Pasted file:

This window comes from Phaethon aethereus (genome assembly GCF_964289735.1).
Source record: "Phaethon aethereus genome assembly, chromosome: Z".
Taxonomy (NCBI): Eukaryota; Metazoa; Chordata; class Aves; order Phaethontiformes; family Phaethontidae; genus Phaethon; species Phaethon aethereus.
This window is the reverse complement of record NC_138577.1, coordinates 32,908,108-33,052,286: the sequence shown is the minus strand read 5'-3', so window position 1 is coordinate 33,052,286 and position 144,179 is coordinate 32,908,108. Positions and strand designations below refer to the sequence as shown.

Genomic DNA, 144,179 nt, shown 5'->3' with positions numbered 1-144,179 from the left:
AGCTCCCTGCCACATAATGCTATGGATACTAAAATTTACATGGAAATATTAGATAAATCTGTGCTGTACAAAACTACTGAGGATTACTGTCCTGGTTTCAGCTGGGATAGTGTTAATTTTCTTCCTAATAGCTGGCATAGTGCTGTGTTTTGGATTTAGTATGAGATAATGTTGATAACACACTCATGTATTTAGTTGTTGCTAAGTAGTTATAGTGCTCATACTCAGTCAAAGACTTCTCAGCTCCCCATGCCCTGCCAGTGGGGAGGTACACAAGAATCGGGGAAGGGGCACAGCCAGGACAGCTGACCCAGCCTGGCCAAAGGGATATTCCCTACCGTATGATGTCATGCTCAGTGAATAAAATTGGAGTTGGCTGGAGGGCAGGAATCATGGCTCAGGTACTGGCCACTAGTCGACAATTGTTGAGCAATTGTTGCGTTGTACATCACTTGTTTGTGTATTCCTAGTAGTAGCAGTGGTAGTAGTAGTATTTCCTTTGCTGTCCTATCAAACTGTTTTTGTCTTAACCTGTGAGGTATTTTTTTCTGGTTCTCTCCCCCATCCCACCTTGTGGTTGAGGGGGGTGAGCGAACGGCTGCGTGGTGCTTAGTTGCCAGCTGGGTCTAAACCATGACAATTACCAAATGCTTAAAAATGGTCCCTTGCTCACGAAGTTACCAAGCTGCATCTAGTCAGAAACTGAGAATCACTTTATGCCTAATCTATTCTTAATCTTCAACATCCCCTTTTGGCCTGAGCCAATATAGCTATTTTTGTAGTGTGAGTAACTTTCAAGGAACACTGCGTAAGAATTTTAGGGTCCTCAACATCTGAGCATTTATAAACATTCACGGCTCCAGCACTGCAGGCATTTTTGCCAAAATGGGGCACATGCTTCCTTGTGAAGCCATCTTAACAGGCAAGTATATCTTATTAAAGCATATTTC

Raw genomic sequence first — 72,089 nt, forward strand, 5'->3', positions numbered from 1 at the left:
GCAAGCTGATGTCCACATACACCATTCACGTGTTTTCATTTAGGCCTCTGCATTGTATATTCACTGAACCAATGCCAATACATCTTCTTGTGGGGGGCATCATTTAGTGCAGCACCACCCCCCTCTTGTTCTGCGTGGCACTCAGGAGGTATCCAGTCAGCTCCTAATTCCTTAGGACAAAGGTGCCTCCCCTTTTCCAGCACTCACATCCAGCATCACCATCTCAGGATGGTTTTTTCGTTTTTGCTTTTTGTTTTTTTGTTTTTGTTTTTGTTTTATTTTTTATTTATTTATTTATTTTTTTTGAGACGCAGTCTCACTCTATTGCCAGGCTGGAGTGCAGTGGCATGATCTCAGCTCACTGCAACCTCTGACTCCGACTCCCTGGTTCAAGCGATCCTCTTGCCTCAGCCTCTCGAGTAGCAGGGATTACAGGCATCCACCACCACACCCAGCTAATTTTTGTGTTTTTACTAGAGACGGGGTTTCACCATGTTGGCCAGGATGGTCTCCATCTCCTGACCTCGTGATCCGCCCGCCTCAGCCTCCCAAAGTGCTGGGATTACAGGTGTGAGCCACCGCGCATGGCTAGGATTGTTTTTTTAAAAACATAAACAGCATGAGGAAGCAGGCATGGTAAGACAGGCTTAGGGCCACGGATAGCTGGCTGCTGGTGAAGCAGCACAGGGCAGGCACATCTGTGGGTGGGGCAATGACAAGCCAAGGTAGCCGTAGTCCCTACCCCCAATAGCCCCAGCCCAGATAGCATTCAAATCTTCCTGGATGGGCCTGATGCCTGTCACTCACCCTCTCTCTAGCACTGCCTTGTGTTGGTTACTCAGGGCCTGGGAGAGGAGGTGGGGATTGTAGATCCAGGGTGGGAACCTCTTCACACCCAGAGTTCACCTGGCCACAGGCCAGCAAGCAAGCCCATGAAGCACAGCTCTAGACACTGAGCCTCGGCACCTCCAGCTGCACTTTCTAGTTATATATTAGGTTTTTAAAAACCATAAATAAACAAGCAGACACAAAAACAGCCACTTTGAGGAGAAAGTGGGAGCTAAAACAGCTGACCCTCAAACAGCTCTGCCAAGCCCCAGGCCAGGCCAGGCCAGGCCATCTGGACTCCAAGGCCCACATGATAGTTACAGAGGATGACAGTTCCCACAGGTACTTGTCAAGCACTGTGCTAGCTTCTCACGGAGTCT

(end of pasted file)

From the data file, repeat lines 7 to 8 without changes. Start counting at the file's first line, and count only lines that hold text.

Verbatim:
Raw genomic sequence first — 72,089 nt, forward strand, 5'->3', positions numbered from 1 at the left:
GCAAGCTGATGTCCACATACACCATTCACGTGTTTTCATTTAGGCCTCTGCATTGTATATTCACTGAACCAATGCCAATACATCTTCTTGTGGGGGGCATCATTTAGTGCAGCACCACCCCCCTCTTGTTCTGCGTGGCACTCAGGAGGTATCCAGTCAGCTCCTAATTCCTTAGGACAAAGGTGCCTCCCCTTTTCCAGCACTCACATCCAGCATCACCATCTCAGGATGGTTTTTTCGTTTTTGCTTTTTGTTTTTTTGTTTTTGTTTTTGTTTTATTTTTTATTTATTTATTTATTTTTTTTGAGACGCAGTCTCACTCTATTGCCAGGCTGGAGTGCAGTGGCATGATCTCAGCTCACTGCAACCTCTGACTCCGACTCCCTGGTTCAAGCGATCCTCTTGCCTCAGCCTCTCGAGTAGCAGGGATTACAGGCATCCACCACCACACCCAGCTAATTTTTGTGTTTTTACTAGAGACGGGGTTTCACCATGTTGGCCAGGATGGTCTCCATCTCCTGACCTCGTGATCCGCCCGCCTCAGCCTCCCAAAGTGCTGGGATTACAGGTGTGAGCCACCGCGCATGGCTAGGATTGTTTTTTTAAAAACATAAACAGCATGAGGAAGCAGGCATGGTAAGACAGGCTTAGGGCCACGGATAGCTGGCTGCTGGTGAAGCAGCACAGGGCAGGCACATCTGTGGGTGGGGCAATGACAAGCCAAGGTAGCCGTAGTCCCTACCCCCAATAGCCCCAGCCCAGATAGCATTCAAATCTTCCTGGATGGGCCTGATGCCTGTCACTCACCCTCTCTCTAGCACTGCCTTGTGTTGGTTACTCAGGGCCTGGGAGAGGAGGTGGGGATTGTAGATCCAGGGTGGGAACCTCTTCACACCCAGAGTTCACCTGGCCACAGGCCAGCAAGCAAGCCCATGAAGCACAGCTCTAGACACTGAGCCTCGGCACCTCCAGCTGCACTTTCTAGTTATATATTAGGTTTTTAAAAACCATAAATAAACAAGCAGACACAAAAACAGCCACTTTGAGGAGAAAGTGGGAGCTAAAACAGCTGACCCTCAAACAGCTCTGCCAAGCCCCAGGCCAGGCCAGGCCAGGCCATCTGGACTCCAAGGCCCACATGATAGTTACAGAGGATGACAGTTCCCACAGGTACTTGTCAAGCACTGTGCTAGCTTCTCACGGAGTCT